Using String-based Data Validation

Using String-based Data Validation

hat do a command shell, an online ordering system, and a report generator application have in common? Not much, really. Yet they all base their operation on an external source of data, be it a human user or a data file. By their nature, such applications must be prepared to detect invalid input and handle it in a reasonable manner.

The standard library offers only a limited input-validation mechanism. How can you ensure that users don’t accidentally enter a string as their zip code, for example? Although cin can detect such anomalous conditions, it has a cumbersome interface that doesn’t provide sufficient information about the cause of the error. Worse yet, cin doesn’t recover from errors automatically.

Instead of relying on cin to validate input, read the input as a string and then check it. If the string passes the test, convert it to the desired type, say int or double.

What Is Wrong with Datatype Analysis?
Suppose we want to develop a typical online flight booking system in which the user fills out the number of passengers, the requested date, the destination, the name etc. We need to determine the underlying types of each of the fields that the user should enter. For instance, the number of passengers is int whereas a passenger’s name is of type string:

class booking{private: int passengers; string name;//..};

We then read these fields as follows:

void booking::get_details(){ cout<< "enter number of passengers: "<< endl; cin>>passengers;//}

Alas, cin doesn’t block users from entering patently wrong data. If the user inserts the string “2w” as the number of passengers, cin will treat the letter ‘w’ as the beginning of the next field. Thus, not only do we end up with a dubious number of passengers, but the next field will contain a garbage value. As a partial solution, we can check the state of cin after each input operation by calling fail(). If cin is in an anomalous condition, fail() returns true. To see how it works, call get_details() again and insert the string “zz” as the number of passengers:

enter number of passengers: zz

As expected, a subsequent call to returns true. Yet we can’t tell what exactly is wrong with the input; all we know is that the user has entered an incorrect value (at this point, our passenger field contains a garbage value). To fix this, we can read the input in a loop, asking the users to re-enter this datum if fail() is true. This, however, isn’t an ideal solution for several reasons. To begin with, we don’t know what exactly is wrong with the input, so we can’t give the users a detailed error message. Furthermore, cin doesn’t clear the error automatically; you’d have to call clear() to clear the error. Obviously, we need a better validation method.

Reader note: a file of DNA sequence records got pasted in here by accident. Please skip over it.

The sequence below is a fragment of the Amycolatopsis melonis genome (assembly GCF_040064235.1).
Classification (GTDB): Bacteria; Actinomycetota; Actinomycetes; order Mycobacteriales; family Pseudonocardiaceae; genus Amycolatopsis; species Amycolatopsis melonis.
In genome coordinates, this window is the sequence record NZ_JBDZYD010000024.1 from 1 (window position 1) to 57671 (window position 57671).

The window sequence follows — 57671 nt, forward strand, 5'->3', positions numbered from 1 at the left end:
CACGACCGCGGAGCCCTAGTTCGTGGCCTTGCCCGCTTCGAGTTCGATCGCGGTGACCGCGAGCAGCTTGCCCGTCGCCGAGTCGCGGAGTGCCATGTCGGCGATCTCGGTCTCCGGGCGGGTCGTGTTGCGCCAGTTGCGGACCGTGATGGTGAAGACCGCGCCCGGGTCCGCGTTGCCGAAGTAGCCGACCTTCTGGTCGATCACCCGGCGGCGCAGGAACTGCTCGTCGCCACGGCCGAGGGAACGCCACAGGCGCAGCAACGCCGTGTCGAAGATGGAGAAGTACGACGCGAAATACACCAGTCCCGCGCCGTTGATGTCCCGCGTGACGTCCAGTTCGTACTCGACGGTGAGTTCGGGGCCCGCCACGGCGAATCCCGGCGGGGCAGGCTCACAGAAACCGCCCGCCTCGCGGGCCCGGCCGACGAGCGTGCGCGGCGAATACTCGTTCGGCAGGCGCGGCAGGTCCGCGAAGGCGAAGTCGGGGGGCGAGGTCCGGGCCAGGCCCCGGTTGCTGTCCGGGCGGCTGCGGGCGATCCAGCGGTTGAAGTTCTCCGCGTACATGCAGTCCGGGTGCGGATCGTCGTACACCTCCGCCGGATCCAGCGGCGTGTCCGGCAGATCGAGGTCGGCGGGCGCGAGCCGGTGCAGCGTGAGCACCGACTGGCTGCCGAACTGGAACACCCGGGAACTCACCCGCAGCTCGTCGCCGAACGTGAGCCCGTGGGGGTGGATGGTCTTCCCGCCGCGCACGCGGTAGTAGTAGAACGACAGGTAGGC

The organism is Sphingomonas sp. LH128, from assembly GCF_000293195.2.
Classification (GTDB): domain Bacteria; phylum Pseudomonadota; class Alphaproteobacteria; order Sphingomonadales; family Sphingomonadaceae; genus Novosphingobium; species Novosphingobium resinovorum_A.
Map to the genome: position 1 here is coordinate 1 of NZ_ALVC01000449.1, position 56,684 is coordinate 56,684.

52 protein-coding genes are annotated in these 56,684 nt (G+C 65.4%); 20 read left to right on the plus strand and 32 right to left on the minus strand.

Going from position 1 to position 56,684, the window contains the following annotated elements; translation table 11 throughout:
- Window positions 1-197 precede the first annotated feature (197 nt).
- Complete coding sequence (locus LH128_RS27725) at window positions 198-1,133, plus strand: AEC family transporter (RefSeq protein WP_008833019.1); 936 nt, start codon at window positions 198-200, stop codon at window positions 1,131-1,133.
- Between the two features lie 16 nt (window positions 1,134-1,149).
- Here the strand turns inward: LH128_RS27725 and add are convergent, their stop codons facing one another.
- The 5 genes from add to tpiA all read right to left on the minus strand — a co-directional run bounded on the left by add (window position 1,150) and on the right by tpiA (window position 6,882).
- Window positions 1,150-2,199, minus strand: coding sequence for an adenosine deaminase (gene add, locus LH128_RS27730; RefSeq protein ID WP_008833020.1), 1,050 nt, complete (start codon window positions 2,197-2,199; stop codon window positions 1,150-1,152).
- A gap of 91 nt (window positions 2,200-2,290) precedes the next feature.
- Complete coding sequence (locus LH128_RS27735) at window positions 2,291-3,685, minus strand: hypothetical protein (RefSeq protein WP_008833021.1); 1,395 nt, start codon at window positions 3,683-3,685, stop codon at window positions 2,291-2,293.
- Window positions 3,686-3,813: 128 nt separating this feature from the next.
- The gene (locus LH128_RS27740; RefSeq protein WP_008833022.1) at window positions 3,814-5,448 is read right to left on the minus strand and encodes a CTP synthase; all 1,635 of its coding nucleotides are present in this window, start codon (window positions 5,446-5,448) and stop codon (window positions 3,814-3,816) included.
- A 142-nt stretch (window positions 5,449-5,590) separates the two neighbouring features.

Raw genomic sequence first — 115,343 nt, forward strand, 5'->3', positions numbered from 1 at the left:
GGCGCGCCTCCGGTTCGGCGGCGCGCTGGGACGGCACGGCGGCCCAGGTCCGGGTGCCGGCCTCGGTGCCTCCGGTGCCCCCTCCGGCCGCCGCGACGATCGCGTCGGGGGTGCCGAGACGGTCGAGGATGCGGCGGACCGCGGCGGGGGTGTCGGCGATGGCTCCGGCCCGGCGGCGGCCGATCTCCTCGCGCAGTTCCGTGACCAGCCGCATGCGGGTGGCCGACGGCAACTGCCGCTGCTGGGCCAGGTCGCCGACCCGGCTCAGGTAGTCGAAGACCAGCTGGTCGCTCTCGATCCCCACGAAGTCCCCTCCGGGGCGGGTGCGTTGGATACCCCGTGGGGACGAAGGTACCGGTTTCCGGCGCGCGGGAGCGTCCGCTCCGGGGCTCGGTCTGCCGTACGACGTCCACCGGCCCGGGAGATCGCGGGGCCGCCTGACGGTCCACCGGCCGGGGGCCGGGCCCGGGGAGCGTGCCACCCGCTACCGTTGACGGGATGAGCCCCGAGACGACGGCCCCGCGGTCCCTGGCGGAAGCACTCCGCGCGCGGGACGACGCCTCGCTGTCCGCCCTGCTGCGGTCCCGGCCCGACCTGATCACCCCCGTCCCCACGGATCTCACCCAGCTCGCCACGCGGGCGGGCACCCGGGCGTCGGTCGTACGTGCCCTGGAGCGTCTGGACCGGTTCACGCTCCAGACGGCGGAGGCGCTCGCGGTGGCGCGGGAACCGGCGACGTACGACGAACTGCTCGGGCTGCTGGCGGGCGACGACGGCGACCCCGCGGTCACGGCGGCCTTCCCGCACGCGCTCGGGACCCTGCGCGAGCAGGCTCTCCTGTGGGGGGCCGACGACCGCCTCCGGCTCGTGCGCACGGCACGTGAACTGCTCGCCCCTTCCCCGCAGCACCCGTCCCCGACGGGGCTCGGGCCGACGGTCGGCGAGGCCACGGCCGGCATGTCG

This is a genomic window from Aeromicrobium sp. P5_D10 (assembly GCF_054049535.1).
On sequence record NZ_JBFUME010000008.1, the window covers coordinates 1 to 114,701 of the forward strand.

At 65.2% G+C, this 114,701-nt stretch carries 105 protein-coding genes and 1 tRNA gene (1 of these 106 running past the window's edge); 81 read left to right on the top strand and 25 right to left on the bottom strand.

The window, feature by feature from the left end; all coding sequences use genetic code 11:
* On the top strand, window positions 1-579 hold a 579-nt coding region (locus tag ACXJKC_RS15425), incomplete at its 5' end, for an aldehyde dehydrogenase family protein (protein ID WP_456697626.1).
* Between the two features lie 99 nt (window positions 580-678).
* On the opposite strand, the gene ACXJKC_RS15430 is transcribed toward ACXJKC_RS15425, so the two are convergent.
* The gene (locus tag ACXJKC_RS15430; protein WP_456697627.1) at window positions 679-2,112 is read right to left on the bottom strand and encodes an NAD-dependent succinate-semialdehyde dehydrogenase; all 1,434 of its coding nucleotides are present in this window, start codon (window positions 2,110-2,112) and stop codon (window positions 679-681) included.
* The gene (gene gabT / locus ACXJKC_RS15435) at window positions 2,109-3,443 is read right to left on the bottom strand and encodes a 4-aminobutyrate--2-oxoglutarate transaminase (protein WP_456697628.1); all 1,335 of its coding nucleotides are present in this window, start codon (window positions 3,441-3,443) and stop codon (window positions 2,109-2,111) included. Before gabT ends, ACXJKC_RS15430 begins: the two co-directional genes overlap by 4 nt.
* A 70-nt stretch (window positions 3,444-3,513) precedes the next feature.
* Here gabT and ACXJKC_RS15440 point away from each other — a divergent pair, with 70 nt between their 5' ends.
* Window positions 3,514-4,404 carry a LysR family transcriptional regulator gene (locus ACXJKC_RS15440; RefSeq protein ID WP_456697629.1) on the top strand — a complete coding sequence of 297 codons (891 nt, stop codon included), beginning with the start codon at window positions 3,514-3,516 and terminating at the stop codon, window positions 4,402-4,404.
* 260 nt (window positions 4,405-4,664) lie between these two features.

String-based Data Validation Works Better
Instead of relying on a field’s datatype, read all the values as strings and test them. A valid number of passengers, for example, should only contain digits. The revised get_details() function now looks as follows:

#include void booking::get_details(){ string num; bool kosher=false; cout<< "enter number of passengers: "<> endl; cin>>num;  //make sure that num contains digits exclusively if(find_if(num.begin(),num.end(), nondigit())==num.end())  kosher=true; // we have a valid string else  // we have an invalid string}

The interesting part is the find_if() call. The algorithm find_if() defined in takes three parameters: two input iterators that mark the sequence’s beginning and end, respectively and a predicate. Our predicate can be an address of a function, say isalpha() or it can be a function object whose overloaded () operator returns bool. For each character in the string num, find_if() calls the predicate. If any of the characters isn’t a digit, find_if() returns an iterator pointing to the first non-digit character. Otherwise, it returns a value equal to the second argument. In other words, the user’s input is kosher if find_if() returns num.end().

The nondigit function object uses the standard function isdigit() declared in . It negates the result of isdigit() and returns it:

class nondigit{public: bool operator() (char c) {return !isdigit(c);}};

If the string is kosher, we can proceed to the next step, namely converting it to int. We use a stringstream object for this:

if(kosher==true){stringstream s(num); //insert string to ss>>passenger; //extract int value and write it to passenger}

In case of an invalid string, we can display a detailed error message to the user, possibly highlighting the first invalid characters in the entered string.


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